So many of us are loaded with stressors. Maybe we’re not excited about what we’re doing; we may take on certain tasks because this behavior is modeled to us from early on in our lives. For example, we may have learned that one parent stays at work for what seems like ages, while the other parent drowns in chores and errands and parenting; it may seem that this person who does a wonderful job caring for others has no personal time. This can make it easier for you to later fall into similar patterns telling yourself “a good caregiver works as much as it takes to provide,” or “with so much to do, there is no time for rest.” The problem with these messages is that they cause us to sacrifice part of ourselves in the process.
So how do we take care of ourselves? Hopefully, you have a list of things you enjoy, have time for, and make happen. For those of us struggling with anxiety, though, I fear we have a difficult time getting our own needs met. Some of this may be due to ingrained messages that involve tons of responsibilities. Some may be due to not knowing how to best address our own needs or even our own doubt with internal messages like “Do I really deserve ____ (fill in the blank with whatever needs or want that may come up)?”
If you don’t have that list, please don’t hesitate to make one. You deserve it. What might be on it?
One of the most simple pleasures for me is alone/quiet time. It may be an hour or less, but I love it. Maybe it’s a chance to watch that TV show you save but don’t get to. Maybe it’s a chance to read: the newspaper, a good book, magazine, whatever. Reading seems to be sacrificed for many, because Facebook or another online activity commands so much of our attention. Maybe your downtime occurs while riding in the car or on a bus or at any other time, as you wait for the next thing to happen.
Here are a few ideas:
- Collecting (beads, buttons, pennies, old stamps, etc.)
- Arts and crafts
- Model building
- Cooking—try new recipes (If you worry about eating too much, give some to your neighbors. They may love it). This can also be a wonderful way to connect and make more friends.
- Attending church—includes support groups they may offer
- Visiting coffee shops—many smaller ones have books to read, games to play, and relaxing music to enjoy.
- Crossword puzzles—every so often, I’ll grab a magazine with a puzzle in it and have at it.
- Volunteering—I know the good feelings I receive in helping out is worth the work.
- Educational/hobby classes—each city around here puts out a monthly/quarterly magazine with classes (some one-time, some maybe for a month or so) on anything from computers to cooking, sports, etc.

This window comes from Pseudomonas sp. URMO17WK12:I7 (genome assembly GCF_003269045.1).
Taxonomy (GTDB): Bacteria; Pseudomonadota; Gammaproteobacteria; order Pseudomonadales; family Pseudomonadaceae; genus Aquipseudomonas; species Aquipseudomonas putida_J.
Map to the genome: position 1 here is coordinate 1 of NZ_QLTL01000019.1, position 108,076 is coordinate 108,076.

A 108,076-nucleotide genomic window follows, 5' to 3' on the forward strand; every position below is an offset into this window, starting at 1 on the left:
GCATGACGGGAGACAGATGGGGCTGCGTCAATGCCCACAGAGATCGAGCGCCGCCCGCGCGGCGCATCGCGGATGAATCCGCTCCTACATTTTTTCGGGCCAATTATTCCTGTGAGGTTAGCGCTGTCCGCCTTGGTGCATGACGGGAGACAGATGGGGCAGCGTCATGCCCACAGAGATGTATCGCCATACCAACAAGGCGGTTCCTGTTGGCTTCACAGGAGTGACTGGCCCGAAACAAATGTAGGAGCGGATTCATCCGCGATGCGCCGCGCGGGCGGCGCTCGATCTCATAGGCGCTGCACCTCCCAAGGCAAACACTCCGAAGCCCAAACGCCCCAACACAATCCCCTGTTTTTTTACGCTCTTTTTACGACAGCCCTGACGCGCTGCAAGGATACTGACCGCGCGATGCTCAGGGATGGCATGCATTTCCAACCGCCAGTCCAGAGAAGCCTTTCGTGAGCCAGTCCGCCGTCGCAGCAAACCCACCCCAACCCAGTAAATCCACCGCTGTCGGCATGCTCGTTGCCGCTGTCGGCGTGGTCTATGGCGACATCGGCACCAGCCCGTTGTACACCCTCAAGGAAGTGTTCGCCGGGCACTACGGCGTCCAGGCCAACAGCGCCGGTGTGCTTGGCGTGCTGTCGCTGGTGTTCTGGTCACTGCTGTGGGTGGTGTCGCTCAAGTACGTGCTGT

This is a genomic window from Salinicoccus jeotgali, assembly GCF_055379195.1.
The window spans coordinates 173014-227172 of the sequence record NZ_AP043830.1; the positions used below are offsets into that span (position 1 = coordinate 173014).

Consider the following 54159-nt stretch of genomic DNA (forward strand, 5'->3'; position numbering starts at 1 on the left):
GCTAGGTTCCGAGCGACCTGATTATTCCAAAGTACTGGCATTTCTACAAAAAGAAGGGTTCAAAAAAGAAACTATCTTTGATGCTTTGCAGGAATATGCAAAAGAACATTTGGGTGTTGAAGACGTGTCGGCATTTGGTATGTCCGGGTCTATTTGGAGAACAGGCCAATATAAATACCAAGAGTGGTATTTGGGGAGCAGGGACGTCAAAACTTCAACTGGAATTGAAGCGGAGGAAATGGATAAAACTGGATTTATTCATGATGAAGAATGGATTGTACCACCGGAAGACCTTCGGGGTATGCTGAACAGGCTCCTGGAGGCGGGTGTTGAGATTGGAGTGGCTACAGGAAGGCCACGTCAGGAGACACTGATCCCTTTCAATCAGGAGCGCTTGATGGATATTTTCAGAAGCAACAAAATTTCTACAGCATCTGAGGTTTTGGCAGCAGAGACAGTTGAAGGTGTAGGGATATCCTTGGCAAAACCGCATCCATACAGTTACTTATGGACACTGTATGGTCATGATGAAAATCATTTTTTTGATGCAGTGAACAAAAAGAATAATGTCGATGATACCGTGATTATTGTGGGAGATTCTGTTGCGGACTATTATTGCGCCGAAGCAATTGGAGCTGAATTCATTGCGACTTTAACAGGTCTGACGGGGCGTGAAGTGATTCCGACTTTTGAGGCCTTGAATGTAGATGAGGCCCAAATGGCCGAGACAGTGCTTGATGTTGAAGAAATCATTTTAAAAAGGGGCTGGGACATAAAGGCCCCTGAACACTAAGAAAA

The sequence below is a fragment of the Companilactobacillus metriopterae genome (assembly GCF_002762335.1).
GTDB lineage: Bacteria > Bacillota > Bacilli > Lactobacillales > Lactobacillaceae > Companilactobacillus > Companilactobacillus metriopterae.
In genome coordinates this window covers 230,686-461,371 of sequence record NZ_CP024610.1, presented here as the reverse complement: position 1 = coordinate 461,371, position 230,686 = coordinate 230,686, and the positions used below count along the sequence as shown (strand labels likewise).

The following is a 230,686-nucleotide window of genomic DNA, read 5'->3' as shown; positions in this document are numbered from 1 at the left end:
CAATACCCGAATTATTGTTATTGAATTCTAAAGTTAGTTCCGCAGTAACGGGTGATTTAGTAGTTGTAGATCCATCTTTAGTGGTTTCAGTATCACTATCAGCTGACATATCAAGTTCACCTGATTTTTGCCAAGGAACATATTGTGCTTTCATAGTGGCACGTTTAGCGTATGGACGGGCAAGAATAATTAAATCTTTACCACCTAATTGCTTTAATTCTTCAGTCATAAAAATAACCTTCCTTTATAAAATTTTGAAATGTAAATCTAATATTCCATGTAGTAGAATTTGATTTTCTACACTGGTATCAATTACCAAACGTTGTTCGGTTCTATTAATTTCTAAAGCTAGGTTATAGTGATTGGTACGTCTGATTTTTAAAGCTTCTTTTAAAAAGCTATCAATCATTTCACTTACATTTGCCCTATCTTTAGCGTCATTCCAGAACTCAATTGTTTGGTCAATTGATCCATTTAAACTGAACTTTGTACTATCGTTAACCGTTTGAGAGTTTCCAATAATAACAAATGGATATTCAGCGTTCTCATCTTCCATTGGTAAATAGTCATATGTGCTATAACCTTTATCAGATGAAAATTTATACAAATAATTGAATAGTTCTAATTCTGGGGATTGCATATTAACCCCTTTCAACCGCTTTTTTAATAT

- Gardening—either at home or at a local garden where volunteers come together to tend a garden and the food is donated to local families in need.
- Movies/concerts in the park—these neat activities are often free and widespread. It’s important to get out, even if you aren’t interested as much in the particular band or movie.
If you feel too busy to make any of this happen, there is a major problem. Feeling too busy won’t relieve your anxiety. When it comes to lightening our angst, think lightening your load. We can achieve this by examining all the responsibilities you currently have (and I’m not talking only about work or chores), as well as adding in more of the good stuff, such as activities you enjoy.
Get detailed when looking at your current responsibilities. Write them out. Things like running someone else’s errands, taking on more at work, with community, or school groups, doing things in what you or others may think is in excess, and so forth, all count. Outline how much time these things take—and be honest, asking yourself, “Do I truly have to do all these things? Can I do them some of the time or maybe one less time to allow myself time for a little fun (maybe one of those activities I claim I don’t have time for)?” You don’t even have to create big chunks of time, just half an hour here and there. Beware though. If you start making the time for yourself, you may hunger for it and want more. Not such a terrible thing, I say. Taking care of ourselves in this way helps bring down anxiety levels.
© Copyright 2012 GoodTherapy.org. All rights reserved. Permission to publish granted by Stuart A. Kaplowitz, MFT, therapist in Chino, California
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